Chemists use a quantity called the reaction Quotient to assess if a system has achieved equilibrium ( Q ). The reaction Quotient expression is identical to the equilibrium constant expression, with the exception that Q may be calculated from a set of values taken at any moment during the reaction of any combination of reactants and products, regardless of whether the system is at equilibrium.
• Even in reactions that convert reactants to products in an instantaneous manner, a defined quantity of reactant concentration persists.
Following 100% conversion to products, you obtain NaCl and H2O after a titration of aqueous NaOH solution against aqueous HCl solution. The pH of the solution is 7.0, which indicates that it is NEUTRAL.
A pH of 7 indicates that the concentrations of OH- and H3O+ in equilibrium with NaCl and H2O are 10-7 M and 10-7 M, respectively. Even if the reactant concentration is smaller than the analytical equipment’s detection limit, finding a reaction mixture with no reactants is very challenging.
Even with Cobalt-60 or comparable radioactive decay, residual radioactivity TENDS TO INFINITE, but never approaches zero. As a result, Q is always definable and may go to a huge number, but it is never undefined (i.e. no division by zero).
• At any given moment, the reaction quotient is the actual ratio of products to reactants. The formula is the same as it is for k. Q =[reactants]/[products]. Q = k when the reaction is at equilibrium. Q cannot be used when there are no products since it divides by zero.
Multiply the activities for the species of the products and divide by the activities of the reagents to determine the reaction quotient Q, elevating each of these values to the power of the relevant stoichiometric coefficient.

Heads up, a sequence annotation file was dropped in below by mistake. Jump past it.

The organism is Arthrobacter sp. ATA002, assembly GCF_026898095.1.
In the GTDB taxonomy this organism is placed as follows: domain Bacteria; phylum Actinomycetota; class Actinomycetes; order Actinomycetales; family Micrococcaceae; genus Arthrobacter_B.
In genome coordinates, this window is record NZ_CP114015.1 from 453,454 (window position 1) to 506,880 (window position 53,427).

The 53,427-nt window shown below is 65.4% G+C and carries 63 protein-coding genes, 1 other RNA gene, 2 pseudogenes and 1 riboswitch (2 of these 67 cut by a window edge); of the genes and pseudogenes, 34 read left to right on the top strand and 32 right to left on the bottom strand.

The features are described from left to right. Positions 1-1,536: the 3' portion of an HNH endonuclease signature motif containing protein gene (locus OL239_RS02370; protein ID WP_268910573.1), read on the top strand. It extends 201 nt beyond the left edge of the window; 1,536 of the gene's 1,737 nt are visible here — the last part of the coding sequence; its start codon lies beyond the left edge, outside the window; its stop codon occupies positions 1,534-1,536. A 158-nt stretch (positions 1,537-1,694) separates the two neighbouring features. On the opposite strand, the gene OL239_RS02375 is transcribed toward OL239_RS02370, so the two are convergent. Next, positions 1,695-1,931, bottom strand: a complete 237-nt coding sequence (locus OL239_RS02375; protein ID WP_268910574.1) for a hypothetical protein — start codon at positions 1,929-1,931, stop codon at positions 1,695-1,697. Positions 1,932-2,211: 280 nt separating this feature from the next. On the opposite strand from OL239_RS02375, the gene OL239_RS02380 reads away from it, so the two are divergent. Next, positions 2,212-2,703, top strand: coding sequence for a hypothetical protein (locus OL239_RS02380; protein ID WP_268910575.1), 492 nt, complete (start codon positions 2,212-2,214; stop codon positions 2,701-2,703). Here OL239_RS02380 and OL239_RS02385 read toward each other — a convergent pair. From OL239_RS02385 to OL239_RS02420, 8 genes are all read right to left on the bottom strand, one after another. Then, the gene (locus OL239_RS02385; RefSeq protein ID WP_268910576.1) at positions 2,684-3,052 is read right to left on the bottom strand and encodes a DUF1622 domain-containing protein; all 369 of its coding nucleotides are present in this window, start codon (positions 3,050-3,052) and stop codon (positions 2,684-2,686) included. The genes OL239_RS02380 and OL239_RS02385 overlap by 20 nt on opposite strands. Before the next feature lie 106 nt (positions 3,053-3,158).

The individual components in the equilibrium expression might have any value (even zero); the reaction quotient Q is the value of the equilibrium expression itself.
As a result, when all reactants and no products are present, Q = zero. When there are no more reactants and just products remaining, we have 0 in the denominator, which gives us an infinite Q value. As a result, we have all products when Q = infinity.
https://bowie1983book.com/ will answer in a reaction mixture containing only reactants, what is the value of q?
• in a reaction mixture containing reactants and products
• in which of the following reactions will k c = k p?
• how does the amount of b change with respect to the amount of a?
• give the direction of the reaction, if k >> 1
• what happens to the equilibrium position of an exothermic reaction when you add heat?
• if q < k, it means the reverse reaction will proceed to form more reactants.
• which of the following statements is true if q=k it means the reaction is not at equilibrium
• what is q in chemistry